In a study conducted in healthcare workers possibly exposed to COVID-19, sponsored by the Indian Council of Medical Research (ICMR), weekly use of HCQ for ≥4 weeks was associated with a significant decline of COVID-19 infection and in those receiving Rx for ≥6 weeks, an 80% decrease in the odds of COVID-19 infection among the healthcare workers. Thus, the Ministry of Health recommends it in prophylaxis of those individuals at high-risk of developing COVID infections.

Which drug to use: Chloroquine or hydroxychloroquine?

Hydroxychloroquine seems to have a greater (in vitro) activity against SARS-CoV-2 than CQ. Not only is HCQ more effective but it has much lesser toxicity compared to CQ and thus is much safer (retinal toxicity).

Dosage in prophylaxis

  1. Health workers exposed to COVID-19: HCQ 400 mg twice a day on day 1, followed by 400 mg once a week for the next 7 weeks, to be taken with meals.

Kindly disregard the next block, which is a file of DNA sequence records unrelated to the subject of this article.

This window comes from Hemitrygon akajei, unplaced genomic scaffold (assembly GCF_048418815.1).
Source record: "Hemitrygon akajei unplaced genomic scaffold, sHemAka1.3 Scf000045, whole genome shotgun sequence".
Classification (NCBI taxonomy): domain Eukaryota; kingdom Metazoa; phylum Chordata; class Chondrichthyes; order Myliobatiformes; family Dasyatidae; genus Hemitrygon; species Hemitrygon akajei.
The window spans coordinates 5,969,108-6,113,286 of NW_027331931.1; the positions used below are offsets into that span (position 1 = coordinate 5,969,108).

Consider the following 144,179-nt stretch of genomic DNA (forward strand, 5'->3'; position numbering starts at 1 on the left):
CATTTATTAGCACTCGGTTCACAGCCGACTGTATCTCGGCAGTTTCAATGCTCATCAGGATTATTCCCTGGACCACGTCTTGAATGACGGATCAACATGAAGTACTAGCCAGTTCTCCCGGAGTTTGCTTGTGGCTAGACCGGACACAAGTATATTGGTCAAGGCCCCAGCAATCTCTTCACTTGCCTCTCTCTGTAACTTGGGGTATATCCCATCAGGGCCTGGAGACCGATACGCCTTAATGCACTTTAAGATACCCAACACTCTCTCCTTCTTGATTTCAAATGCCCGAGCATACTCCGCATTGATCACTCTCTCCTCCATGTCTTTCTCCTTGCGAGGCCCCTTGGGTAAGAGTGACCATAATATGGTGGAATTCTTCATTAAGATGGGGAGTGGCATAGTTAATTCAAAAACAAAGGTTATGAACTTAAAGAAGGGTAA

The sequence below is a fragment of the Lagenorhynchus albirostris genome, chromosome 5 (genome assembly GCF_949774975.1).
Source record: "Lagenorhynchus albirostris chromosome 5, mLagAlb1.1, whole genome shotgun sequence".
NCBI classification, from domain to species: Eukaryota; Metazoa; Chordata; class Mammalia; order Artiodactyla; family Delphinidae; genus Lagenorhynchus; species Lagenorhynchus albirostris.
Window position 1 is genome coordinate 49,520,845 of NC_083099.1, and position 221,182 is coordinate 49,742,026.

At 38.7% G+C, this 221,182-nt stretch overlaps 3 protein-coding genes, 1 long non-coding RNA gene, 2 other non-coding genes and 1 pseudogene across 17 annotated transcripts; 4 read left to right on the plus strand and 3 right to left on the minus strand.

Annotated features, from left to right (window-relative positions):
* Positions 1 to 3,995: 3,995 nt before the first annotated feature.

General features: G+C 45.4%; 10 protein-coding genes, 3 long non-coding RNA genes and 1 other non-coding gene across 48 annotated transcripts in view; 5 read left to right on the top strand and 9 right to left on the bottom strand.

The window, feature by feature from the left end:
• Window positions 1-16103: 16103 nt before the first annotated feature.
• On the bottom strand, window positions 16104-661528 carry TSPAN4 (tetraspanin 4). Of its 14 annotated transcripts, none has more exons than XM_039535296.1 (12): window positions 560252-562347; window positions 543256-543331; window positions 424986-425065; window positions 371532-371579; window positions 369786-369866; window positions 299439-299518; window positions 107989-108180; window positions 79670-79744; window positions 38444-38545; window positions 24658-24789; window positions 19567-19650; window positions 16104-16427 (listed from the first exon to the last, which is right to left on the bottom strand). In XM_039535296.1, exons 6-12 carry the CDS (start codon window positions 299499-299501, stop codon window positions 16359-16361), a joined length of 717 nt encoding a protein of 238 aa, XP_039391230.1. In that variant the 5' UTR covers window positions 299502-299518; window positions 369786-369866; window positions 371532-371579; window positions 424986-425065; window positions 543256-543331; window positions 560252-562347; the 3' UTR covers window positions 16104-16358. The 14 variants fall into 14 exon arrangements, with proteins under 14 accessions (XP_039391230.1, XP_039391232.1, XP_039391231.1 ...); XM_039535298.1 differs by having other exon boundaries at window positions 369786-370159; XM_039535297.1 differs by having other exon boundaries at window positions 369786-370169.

2. High-risk Individuals exposed to COVID-19 (elderly, immunocompromised): HCQ 400 mg twice a day on day 1, followed by 400 mg, once a week for the next 5 weeks, to be taken with meals.
  3. Asymptomatic contacts/suspected contacts to COVID-19: HCQ 400 mg twice a day on day 1, followed by 400 mg, once a week for the next 3 weeks, to be taken with meals.

Side effects and contraindications

In the doses recommended for prophylaxis, HCQ is very safe with the exception of occasional rashes or other side effects. However, it may be prudent to be careful in those patients who are known cases of long QT syndrome or those on macrolide antibiotics like erythromycin, azithromycin or clarithromycin. In patients <15 years of age, HCQ is contraindicated.

To read other articles by Dr. Mishra, click here.


Disclaimer- The views and opinions expressed in this article are those of the author's and do not necessarily reflect the official policy or position of M3 India.

The writer, Dr. Sundeep Mishra is a Professor of Cardiology.